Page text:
Twitter has just pushed a new feature called Connections, displaying users that you have in common with other users. The main focus of Connections is the display of users that follow both accounts and what users you both follow. The new feature is displayed in the sidebar of any user profile, and Connections features are also available in the Followers and Following tabs within a profile.
Connections has evolved from the “Followed By” and “You Both Follow” features, and is now focused into one area called “Connections”. Individual features are expandable and you are able to see a complete list of mutual followers by clicking the “more” link. Connections makes engaging easier for new Twitter adopters, especially those who haven’t been involved in social networks in the past.
Carolyn Penner from Twitter explains the idea behind Conenctions, “By exposing accounts that you and another user have in common, you will now know how those accounts are connected to other accounts you already follow. As a result, you’ll be able to make more informed decisions about which accounts to follow.”
Having mutual followers listed for you is a huge advancement when it comes to your social media marketing strategy, especially if you’re already adding and categorizing users in your personal Twitter Lists. Connections will make it much easier to focus and segment users that you’re already following, and because Twitter generates the mutual list itself, this can be done relatively quickly and painlessly. If you shift your perspective to that of a user, are you more likely to engage with a mutual friend or follower? You bet! Use this feature to focus your engagement.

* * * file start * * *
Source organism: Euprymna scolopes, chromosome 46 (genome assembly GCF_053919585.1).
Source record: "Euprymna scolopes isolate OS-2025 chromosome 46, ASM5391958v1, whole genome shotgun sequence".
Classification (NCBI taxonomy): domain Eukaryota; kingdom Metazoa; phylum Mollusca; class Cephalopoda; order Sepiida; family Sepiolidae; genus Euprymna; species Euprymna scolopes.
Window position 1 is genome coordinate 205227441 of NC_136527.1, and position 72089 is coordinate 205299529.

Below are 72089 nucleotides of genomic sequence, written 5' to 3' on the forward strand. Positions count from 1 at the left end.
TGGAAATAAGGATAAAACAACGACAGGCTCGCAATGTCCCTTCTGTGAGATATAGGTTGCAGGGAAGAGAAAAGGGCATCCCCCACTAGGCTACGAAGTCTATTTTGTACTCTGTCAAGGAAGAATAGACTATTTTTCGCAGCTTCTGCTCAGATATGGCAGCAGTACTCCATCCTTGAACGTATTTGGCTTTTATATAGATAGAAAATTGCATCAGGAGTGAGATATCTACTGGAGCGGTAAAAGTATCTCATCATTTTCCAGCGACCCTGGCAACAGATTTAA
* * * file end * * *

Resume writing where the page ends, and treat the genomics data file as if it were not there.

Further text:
Connections is a fantastic new feature when you break it down to an algorithmic level, too. It’s considerably more complex to add and measure Connections compared to a site such as Facebook, which suggests mutual friends. On Twitter, you have lists, followers, and followed users. Twitter is open and vast – there’s a serious amount of data to crunch because of it. This has made things more difficult during Connections implementation, which is possibly why we saw it rolled out separately as “Followed By” and “You Both Follow”.
If you consider the relationship structure between Twitter accounts, calculating one way connections and relevancy to other users is no easy task. However, this complexity also opens doors for a wide range of new features. As for now, no other plans are being made to extend the Connections functionality, but it will be interesting to see what happens when Connections hits the API for third party developers.
What do you think of Connections so far? Share your thoughts in the comment section below!